In a case of not wanting to downclimb what we’d come up, we hunted around for the best way off the summit that didn’t involve a short section of overhanging rock. Finally, we pieced together the best route which included a little cave to crawl through.

The spires near the marsh made a perfect landmark for our return trip.

Then we continued the bushwhack west and then southwest eventually hitting the Brookside-McCurdy trail again. A few back-lit aspens provided some company on the return hike.

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White Ranch Park

I’ve become a weather wimp since moving to Colorado. Over-endowed with sunny days, the climate leaves me unprepared for those rare wet weekends. After excusing my way out of any hikes Saturday, I made plans with Helen to hike on Sunday so I wouldn’t back out.

With just a morning available we headed to White Ranch Park, which provided more snow-dusted trees than anywhere else closer.

We were the only car at the trailhead at 8am, so Torrey the lab got to run free a bit (shhhh, don’t tell the rangers).

We mostly had the park to ourselves, minus seeing a huge group that looked like a CMC Wilderness Survival course in the middle of our 6+ mile loop. They were all clustered near the parking lot so we were soon past and only ran into another 2 hikers.

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Friday evening driving through Colorado Springs and west on US 24 eventually produces the traffic thinning we were looking for. Pink granite boulders sprout out of hillsides as we near Lake George and we know we’re close, even before the iPhone told us so.

Light fades as we setup tents in the Riverside campground and the air is chilling rapidly. No firewood. We drive back several miles to Woodland Park for dinner and to cell towers to inform a few others where we’re at.

22 degrees is the lowest I see on the watch overnight. I’m plenty warm in the tent and the sun is over an hour away but desire for coffee outweighs goose down warmth so I get up and prepare breakfast. Jeremy and I walk across the road into the sun and slowly warm up when Jonathan pulls up.

A little last minute sorting of gear and we’re headed down the canyon, trying to ID the formations on our first visit here, to Elevenmile Canyon.

I’m consulting a library of four different guide books, each with its own unique inclusion and exclusion of facts. The roulette wheel of flipping pages between text, maps and pictures and finally stops when we park at the Elevenmile picnic area. Turret Dome will be our first objective. We wander around the south side of the dome and scramble into a gully where the route Jaws starts. After gearing up (and abandoning the library under a large rock) I start up and quickly decide we should belay from out of the gully where we can hear each other. I build and anchor and belay the others up easy terrain then we restack ropes and I head up towards the overhanging arch.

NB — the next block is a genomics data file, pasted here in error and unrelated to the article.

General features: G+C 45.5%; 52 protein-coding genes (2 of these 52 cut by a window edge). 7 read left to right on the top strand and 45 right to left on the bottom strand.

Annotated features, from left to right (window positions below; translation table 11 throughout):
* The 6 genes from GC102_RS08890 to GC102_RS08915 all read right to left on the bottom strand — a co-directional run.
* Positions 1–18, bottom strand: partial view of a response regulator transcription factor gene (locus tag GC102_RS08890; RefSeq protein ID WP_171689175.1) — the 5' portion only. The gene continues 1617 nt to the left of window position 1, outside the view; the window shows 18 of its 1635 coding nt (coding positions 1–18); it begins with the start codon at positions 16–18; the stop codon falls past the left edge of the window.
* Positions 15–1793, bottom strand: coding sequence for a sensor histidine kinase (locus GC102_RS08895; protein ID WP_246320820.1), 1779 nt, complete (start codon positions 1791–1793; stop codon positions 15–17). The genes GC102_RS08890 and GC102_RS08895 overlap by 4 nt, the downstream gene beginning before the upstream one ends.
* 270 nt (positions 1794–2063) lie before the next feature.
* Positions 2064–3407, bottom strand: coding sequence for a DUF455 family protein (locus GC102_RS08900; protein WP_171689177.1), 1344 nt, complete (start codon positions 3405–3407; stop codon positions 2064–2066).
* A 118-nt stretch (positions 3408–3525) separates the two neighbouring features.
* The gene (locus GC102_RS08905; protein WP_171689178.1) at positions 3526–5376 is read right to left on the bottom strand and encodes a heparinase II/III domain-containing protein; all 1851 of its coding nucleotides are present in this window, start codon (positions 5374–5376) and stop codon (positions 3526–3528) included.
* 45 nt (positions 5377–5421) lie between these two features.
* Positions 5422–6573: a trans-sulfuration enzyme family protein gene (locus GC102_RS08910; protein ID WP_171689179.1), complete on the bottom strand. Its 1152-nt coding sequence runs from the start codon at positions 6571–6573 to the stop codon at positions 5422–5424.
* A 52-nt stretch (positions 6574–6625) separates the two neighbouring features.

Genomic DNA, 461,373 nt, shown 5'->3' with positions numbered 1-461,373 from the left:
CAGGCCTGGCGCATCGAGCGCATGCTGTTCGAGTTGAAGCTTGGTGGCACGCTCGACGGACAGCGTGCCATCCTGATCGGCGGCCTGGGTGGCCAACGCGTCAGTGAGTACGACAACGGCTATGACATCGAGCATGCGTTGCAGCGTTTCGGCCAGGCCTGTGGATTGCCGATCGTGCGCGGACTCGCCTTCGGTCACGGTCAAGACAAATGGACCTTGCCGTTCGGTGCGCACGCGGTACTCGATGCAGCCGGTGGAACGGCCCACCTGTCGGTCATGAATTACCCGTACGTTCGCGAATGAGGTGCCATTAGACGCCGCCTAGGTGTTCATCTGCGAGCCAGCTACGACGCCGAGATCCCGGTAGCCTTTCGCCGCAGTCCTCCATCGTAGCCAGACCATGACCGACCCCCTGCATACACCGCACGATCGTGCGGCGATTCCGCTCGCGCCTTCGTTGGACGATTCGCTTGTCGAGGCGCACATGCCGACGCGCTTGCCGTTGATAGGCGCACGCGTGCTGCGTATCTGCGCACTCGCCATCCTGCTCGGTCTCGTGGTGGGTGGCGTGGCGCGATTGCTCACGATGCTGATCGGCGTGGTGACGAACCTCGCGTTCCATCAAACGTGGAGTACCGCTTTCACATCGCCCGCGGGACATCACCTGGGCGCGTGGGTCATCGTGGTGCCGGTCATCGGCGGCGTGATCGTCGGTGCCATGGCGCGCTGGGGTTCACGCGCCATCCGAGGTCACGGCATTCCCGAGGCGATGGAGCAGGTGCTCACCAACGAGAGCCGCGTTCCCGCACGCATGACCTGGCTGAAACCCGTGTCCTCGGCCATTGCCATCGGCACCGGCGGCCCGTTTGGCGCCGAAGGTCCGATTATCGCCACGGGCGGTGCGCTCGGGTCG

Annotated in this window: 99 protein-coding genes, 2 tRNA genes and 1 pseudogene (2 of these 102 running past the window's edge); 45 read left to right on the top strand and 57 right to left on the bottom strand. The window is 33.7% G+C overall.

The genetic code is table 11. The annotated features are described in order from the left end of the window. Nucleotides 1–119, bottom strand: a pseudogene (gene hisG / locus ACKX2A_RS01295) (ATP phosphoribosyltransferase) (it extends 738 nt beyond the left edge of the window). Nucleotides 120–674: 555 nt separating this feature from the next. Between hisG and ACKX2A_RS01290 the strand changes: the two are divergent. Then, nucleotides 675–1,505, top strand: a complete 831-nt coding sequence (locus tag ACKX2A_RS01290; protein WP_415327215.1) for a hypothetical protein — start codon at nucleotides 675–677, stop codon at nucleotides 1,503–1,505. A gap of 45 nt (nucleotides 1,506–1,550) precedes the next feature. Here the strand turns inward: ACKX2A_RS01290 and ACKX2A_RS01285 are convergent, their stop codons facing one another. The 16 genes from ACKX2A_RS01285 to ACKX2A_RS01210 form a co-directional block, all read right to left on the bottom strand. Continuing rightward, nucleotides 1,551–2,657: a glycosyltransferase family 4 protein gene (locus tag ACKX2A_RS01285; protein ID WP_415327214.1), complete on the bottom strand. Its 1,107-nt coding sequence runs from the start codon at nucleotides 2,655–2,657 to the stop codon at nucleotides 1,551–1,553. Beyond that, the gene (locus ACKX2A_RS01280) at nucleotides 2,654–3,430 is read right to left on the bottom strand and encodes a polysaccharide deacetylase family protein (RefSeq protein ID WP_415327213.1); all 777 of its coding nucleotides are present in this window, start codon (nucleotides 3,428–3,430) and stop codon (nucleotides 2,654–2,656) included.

I’m thankful that we brought a couple larger #4 cams as I try to selectively protect the traverse below the arch. Rope drag is going to be a problem, and I back clean the first piece to try to keep the angle lower. I hope it helped, since the friction was bad enough by the time I reached the crux mantle moves near the base of the water buckets. With two single ropes to pull through my arms get tried quickly and I end up using my leg as an additional lever to pull the ropes in.

Jeremy re-racks and leads up pitch two which was really fun, climbing over water buckets.

Jonathan and I follow up to the base of the roof above. Jeremy is interested in leading the 5.7 crack through the roof (really the route “Upper Lip”). After slotting a #3 cam in the crack he pulls the roof and moves steadily through the rest of the pitch.

While he climbs and Jonathan belays I admire the views up canyon.

I follow the pitch next and Jonathan works on removing the gear. Unfortunately, he can’t remove that first #3 cam, which has rotated and bottomed out with the non-cam portion of the head resting on rock. I finish the pitch and discuss with Jeremy and we eventually tell Jonathan to leave the cam and come on up.

The rest of the gear removes okay and we rig a rope as a fixed line for Jeremy to rappel down. Once down a lot of playing and a bit of knowledge of how the cam was placed finally frees it. I rejoice since it was my piece of expensive gear. Using some of our skills from a recent guides techniques course, Jeremy sets his belay device as an ascender and with an additional prussik wears himself out scooting up the rope.

From the top of the formation we hunt around and eventually piece together the 5.0 down climb and slab walk-off. Jeremy and I comment how this felt like a Joshua Tree walk off.

Back at the car we enjoy lunch and views of Arch Rock when Jenn pulls up.

We can now climb in 2 groups of two, so Jonathan and I gather our gear and walk over to Arch Rock and find a group almost done with pitch one of The Staircase. Known as maybe Colorado’s best 5.5 climb it usually has a long line. Luckily, everyone else seems interested in the sport climbs nearby. I rack up while Jonathan flakes the rope and a small dog scampers up the first 15 feet of the route to say hi to the climber above.